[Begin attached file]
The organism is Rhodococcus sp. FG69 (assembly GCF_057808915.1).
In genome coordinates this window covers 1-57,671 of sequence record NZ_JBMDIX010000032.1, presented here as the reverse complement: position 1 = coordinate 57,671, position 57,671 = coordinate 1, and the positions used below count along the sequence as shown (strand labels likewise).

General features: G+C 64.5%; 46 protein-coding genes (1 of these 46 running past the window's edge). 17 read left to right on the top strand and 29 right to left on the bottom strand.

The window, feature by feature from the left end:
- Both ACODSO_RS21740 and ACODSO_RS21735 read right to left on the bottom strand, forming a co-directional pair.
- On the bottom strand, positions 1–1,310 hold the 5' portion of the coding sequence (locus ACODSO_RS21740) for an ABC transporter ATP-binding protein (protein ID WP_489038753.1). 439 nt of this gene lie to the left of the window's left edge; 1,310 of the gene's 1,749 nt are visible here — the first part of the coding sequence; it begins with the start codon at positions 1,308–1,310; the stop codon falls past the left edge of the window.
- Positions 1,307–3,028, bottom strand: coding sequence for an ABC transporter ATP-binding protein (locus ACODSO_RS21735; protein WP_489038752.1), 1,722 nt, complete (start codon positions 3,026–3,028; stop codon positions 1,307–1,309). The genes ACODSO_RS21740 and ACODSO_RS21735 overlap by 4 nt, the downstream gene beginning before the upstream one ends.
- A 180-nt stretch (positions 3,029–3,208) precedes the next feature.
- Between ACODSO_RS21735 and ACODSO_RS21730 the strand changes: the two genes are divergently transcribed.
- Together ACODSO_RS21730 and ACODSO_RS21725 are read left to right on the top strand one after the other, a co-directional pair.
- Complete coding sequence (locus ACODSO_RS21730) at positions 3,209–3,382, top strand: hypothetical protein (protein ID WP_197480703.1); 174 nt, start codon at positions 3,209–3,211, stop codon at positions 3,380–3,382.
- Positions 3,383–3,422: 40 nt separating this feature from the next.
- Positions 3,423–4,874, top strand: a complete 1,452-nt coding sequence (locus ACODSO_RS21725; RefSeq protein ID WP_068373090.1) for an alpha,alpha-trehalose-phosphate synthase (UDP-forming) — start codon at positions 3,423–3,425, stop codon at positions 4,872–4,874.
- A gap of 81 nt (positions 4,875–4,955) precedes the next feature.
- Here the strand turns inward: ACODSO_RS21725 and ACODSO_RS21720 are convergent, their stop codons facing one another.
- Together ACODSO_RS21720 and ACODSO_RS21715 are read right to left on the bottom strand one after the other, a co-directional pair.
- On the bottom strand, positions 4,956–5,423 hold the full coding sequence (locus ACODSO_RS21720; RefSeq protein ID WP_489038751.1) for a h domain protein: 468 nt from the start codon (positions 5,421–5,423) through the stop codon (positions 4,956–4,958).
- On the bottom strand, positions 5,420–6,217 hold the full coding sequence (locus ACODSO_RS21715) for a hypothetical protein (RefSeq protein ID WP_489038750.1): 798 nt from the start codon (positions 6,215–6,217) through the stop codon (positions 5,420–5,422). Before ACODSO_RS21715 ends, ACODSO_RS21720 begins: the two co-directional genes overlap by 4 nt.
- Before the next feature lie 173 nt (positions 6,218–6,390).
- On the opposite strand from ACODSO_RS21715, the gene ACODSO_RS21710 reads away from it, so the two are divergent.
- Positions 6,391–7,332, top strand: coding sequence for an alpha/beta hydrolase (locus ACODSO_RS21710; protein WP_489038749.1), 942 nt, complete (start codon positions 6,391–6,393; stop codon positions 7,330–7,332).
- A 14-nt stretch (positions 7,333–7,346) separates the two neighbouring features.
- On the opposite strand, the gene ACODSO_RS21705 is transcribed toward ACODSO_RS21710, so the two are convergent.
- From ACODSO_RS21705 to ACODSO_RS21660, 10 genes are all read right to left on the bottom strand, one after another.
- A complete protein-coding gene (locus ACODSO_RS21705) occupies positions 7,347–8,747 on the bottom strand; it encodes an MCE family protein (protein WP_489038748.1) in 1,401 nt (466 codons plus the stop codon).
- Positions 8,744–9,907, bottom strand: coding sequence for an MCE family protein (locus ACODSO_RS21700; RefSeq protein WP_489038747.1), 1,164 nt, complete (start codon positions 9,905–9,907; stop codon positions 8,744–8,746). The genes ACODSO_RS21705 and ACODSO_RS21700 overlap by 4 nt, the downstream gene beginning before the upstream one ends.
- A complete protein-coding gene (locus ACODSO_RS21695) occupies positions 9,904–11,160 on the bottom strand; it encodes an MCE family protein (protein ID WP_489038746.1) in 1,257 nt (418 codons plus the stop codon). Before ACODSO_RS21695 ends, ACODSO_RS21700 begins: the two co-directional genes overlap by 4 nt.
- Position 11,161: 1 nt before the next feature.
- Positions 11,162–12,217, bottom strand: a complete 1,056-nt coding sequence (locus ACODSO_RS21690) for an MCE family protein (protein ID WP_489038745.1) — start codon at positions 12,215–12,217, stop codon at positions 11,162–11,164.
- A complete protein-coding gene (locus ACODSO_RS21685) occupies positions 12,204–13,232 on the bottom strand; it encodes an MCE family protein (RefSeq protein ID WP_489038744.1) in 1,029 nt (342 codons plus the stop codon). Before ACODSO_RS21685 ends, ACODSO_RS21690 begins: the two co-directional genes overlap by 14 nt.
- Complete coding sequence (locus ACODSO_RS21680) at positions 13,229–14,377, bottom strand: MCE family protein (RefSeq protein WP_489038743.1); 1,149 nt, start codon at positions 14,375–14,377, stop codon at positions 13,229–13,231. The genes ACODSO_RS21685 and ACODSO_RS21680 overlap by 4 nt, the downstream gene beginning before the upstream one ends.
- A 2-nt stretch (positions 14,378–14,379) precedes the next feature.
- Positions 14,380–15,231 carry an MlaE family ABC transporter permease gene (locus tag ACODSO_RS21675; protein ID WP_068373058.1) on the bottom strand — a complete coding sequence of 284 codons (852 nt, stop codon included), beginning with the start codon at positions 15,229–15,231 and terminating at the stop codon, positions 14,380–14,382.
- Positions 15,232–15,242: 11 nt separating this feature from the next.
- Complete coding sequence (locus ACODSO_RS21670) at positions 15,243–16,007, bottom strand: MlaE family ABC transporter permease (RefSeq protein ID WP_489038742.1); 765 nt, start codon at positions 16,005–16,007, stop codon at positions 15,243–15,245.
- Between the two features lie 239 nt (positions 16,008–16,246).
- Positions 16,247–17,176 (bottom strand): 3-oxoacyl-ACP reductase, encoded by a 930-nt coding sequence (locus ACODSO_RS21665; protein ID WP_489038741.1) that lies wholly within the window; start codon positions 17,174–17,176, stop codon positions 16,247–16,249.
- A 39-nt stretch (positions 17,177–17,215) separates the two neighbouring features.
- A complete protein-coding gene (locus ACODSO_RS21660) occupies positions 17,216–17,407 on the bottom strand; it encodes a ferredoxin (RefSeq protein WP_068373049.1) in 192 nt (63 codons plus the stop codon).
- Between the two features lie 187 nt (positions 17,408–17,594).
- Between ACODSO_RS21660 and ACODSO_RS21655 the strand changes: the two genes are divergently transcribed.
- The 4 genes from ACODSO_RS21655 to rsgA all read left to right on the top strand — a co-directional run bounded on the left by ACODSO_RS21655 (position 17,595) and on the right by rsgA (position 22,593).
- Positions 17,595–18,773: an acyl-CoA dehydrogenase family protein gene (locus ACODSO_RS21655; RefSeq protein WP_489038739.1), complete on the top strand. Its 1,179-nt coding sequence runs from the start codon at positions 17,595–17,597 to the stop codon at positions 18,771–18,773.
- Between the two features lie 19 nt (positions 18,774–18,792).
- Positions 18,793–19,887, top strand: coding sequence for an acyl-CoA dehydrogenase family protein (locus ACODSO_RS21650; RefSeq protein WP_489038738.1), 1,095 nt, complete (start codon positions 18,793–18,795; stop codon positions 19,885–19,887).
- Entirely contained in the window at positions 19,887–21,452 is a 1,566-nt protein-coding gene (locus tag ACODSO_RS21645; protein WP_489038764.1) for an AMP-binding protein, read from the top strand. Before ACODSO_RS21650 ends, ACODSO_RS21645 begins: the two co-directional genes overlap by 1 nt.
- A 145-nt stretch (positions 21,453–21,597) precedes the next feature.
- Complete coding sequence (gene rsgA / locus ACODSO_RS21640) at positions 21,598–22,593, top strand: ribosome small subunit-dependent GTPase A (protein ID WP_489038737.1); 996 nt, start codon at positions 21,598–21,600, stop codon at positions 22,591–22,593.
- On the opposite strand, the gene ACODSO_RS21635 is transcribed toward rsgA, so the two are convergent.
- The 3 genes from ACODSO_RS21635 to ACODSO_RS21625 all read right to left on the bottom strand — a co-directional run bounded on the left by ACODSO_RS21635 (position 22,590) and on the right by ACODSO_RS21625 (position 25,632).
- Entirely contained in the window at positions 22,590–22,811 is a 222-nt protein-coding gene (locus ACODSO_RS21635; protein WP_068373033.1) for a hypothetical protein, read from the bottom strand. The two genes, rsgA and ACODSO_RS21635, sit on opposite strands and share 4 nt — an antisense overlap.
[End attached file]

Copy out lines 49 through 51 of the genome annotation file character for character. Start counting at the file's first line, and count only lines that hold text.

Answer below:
- On the opposite strand, the gene ACODSO_RS21635 is transcribed toward rsgA, so the two are convergent.
- The 3 genes from ACODSO_RS21635 to ACODSO_RS21625 all read right to left on the bottom strand — a co-directional run bounded on the left by ACODSO_RS21635 (position 22,590) and on the right by ACODSO_RS21625 (position 25,632).
- Entirely contained in the window at positions 22,590–22,811 is a 222-nt protein-coding gene (locus ACODSO_RS21635; protein WP_068373033.1) for a hypothetical protein, read from the bottom strand. The two genes, rsgA and ACODSO_RS21635, sit on opposite strands and share 4 nt — an antisense overlap.